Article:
This article titled “François Truffaut’s Google doodle is a modern memento mori” was written by Xan Brooks, for guardian.co.uk on Monday 6th February 2012 11.44 UTC
Apologies to Bob Marley, Ronald Reagan, Eva Braun, and all the other dead luminaries who celebrated their birthdays on February 6. Today, it transpires, is not their time. Instead, the world’s biggest internet search engine has opted to honour the 80th anniversary of the late François Truffaut via the medium of the Google doodle. When Sibelius made his crack about no one ever erecting a statue to a critic, he clearly reckoned without the rise of the Google doodle.
Arguably the foremost of the New Wave film-makers, Truffaut was also the first to go: killed by a brain tumour at the age of 52 after a life spent in perpetual motion. In his teens he had been the juvenile tearaway and in his 20s a crusading film critic, railing against the impoverished state of post-war French cinema and refining the auteur theory to allow the inclusion of Hollywood titans like Hitchcock and Ford.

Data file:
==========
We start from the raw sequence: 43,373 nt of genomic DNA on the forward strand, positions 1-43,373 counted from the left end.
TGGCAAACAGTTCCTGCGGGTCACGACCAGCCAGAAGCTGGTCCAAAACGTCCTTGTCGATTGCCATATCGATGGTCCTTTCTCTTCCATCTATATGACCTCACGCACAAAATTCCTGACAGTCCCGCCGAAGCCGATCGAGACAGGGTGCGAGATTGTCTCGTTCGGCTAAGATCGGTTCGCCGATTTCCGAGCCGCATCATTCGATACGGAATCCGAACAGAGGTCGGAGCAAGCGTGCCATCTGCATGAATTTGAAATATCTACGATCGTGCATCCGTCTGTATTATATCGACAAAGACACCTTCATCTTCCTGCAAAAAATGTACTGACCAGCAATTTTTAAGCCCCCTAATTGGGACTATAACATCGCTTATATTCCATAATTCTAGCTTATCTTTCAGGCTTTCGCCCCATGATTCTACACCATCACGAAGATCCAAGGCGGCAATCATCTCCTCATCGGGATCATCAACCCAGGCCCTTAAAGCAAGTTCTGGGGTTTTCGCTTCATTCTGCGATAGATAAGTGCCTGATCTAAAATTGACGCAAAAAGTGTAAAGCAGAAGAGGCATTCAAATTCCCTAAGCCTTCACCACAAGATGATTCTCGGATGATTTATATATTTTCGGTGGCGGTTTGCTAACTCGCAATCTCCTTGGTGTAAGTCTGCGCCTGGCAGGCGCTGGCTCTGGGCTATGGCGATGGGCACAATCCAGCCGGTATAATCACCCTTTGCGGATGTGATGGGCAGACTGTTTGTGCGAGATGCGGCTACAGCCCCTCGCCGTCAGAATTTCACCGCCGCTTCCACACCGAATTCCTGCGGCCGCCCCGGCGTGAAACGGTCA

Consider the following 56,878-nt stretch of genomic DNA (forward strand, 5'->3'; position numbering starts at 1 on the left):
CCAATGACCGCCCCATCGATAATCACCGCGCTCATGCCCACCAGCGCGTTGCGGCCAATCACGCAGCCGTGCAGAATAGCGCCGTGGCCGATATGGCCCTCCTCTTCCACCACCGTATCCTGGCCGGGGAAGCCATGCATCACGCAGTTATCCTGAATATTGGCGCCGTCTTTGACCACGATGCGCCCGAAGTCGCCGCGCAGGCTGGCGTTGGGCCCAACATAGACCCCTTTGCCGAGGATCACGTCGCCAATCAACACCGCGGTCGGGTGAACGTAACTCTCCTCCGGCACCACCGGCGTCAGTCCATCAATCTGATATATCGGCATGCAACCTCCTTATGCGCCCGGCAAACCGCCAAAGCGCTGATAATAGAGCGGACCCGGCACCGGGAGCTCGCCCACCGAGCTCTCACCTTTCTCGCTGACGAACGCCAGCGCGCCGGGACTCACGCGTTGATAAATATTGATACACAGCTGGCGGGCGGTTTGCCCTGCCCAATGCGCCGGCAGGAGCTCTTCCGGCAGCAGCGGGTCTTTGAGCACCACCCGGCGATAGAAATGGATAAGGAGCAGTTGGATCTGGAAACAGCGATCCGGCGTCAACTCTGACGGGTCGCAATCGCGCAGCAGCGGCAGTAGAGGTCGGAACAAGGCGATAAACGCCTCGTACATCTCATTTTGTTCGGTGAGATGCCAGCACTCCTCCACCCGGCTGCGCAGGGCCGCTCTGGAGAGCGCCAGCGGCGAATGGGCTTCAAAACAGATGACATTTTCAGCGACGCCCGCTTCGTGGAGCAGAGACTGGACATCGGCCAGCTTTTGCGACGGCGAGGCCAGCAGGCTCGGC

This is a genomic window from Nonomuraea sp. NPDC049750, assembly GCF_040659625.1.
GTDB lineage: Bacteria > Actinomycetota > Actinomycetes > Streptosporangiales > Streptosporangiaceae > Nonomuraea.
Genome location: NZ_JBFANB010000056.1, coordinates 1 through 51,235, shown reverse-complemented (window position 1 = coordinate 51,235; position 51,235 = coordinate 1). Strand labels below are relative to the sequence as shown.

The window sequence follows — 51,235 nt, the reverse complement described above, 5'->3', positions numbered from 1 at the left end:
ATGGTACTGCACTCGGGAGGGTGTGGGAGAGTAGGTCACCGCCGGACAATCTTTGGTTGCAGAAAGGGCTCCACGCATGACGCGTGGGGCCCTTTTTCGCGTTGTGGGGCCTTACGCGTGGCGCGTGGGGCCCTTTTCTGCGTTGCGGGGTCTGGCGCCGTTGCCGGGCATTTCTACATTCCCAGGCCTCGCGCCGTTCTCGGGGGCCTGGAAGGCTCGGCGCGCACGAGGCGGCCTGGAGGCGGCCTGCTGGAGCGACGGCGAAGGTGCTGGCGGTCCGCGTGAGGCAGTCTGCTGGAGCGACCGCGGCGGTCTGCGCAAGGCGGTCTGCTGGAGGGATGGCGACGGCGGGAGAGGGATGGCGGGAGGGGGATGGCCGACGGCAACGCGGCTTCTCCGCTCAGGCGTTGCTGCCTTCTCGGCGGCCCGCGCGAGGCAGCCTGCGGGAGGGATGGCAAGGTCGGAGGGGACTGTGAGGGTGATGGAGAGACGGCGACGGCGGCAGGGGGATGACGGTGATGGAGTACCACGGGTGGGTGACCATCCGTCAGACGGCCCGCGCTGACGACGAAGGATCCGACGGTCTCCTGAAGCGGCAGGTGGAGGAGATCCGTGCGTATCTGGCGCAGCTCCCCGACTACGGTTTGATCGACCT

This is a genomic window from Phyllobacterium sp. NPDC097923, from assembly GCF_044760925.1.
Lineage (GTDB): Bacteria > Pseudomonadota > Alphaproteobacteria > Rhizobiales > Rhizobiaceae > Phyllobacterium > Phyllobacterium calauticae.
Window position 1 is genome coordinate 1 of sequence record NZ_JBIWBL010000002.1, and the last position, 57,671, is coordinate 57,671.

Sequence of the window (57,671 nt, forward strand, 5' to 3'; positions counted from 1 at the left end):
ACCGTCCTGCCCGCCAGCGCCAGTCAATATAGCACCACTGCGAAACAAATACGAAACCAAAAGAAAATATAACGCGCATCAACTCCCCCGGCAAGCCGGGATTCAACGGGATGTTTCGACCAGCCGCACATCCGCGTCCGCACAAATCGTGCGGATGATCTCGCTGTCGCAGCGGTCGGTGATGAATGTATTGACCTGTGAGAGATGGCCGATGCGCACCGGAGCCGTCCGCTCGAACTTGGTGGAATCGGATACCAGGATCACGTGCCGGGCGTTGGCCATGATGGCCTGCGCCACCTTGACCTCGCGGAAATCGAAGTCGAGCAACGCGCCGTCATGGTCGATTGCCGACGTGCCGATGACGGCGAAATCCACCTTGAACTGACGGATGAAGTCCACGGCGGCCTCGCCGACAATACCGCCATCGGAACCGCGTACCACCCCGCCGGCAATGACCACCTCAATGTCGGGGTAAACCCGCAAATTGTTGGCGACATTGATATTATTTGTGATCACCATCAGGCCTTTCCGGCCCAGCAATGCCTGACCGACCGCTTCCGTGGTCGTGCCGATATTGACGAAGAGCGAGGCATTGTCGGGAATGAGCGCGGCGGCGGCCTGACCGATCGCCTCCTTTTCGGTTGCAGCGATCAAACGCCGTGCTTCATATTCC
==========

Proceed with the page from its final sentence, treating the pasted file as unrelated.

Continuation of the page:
Yet Truffaut went on to prove himself one of the most fresh and vibrant directors of his generation. His reputation, understandably, is primarily built on his astonishing early work: the fierce, freewheeling 400 Blows …
and the gloriously poignant and playful Jules et Jim.
But completists would also be advised to check out the handsome films from his mature, middle period, not least the troublesome L’Enfant Sauvage or the Oscar-winning Day For Night. Plus let’s not forget his deft acting role as Claude Lacombe, the sympathetic government scientist in Close Encounters of the Third Kind.
The tragedy of Truffaut was that was to be no late period. Having once vowed to make 30 films and then retire, the director bowed out after 25, leaving a rash of unfinished productions in his wake. Who knows how he would have fared as he pushed towards old age? Who can tell how his work would have matched up against the films of his former New Wave rivals? What seems obvious, however, is that French cinema has missed him. Softer than Godard, warmer than Chabrol, and more meaty than Rohmer, Truffaut was the man who brought the nouvelle-vague to the mainstream; who took cerebral film theory and made it sing. Happy birthday, François Truffaut. And wherever you may be, we hope there is cake and candles and that Eva Braun hasn’t drunk all the Blue Nun.
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Alex has written for Vanity Fair, Barrons, Bloomberg and Condé Nast Traveler.